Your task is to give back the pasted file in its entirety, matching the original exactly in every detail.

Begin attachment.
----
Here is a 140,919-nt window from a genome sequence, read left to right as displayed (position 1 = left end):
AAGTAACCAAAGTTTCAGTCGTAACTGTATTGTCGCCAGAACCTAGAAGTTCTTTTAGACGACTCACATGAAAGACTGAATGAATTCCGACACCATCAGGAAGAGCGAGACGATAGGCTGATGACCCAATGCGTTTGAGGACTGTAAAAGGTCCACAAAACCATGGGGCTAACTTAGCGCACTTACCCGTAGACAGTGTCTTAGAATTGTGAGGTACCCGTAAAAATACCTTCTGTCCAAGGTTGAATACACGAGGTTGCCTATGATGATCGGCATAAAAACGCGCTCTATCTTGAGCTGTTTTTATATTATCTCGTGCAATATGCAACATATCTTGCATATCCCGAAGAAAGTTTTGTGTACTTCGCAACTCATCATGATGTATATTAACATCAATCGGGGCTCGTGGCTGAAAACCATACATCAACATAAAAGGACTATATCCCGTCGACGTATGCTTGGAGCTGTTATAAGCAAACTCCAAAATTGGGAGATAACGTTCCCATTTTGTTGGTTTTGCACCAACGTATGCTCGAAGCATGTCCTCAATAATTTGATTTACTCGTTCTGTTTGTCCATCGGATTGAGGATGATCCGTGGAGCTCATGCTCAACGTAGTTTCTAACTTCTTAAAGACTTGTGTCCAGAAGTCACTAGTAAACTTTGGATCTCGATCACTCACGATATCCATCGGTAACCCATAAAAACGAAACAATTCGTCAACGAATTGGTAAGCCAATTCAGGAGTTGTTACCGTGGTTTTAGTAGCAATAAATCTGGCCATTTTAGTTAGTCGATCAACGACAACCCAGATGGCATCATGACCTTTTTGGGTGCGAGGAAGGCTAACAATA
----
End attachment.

Here is a 140,919-nt window from a genome sequence, read left to right as displayed (position 1 = left end):
AAGTAACCAAAGTTTCAGTCGTAACTGTATTGTCGCCAGAACCTAGAAGTTCTTTTAGACGACTCACATGAAAGACTGAATGAATTCCGACACCATCAGGAAGAGCGAGACGATAGGCTGATGACCCAATGCGTTTGAGGACTGTAAAAGGTCCACAAAACCATGGGGCTAACTTAGCGCACTTACCCGTAGACAGTGTCTTAGAATTGTGAGGTACCCGTAAAAATACCTTCTGTCCAAGGTTGAATACACGAGGTTGCCTATGATGATCGGCATAAAAACGCGCTCTATCTTGAGCTGTTTTTATATTATCTCGTGCAATATGCAACATATCTTGCATATCCCGAAGAAAGTTTTGTGTACTTCGCAACTCATCATGATGTATATTAACATCAATCGGGGCTCGTGGCTGAAAACCATACATCAACATAAAAGGACTATATCCCGTCGACGTATGCTTGGAGCTGTTATAAGCAAACTCCAAAATTGGGAGATAACGTTCCCATTTTGTTGGTTTTGCACCAACGTATGCTCGAAGCATGTCCTCAATAATTTGATTTACTCGTTCTGTTTGTCCATCGGATTGAGGATGATCCGTGGAGCTCATGCTCAACGTAGTTTCTAACTTCTTAAAGACTTGTGTCCAGAAGTCACTAGTAAACTTTGGATCTCGATCACTCACGATATCCATCGGTAACCCATAAAAACGAAACAATTCGTCAACGAATTGGTAAGCCAATTCAGGAGTTGTTACCGTGGTTTTAGTAGCAATAAATCTGGCCATTTTAGTTAGTCGATCAACGACAACCCAGATGGCATCATGACCTTTTTGGGTGCGAGGAAGGCTAACAATA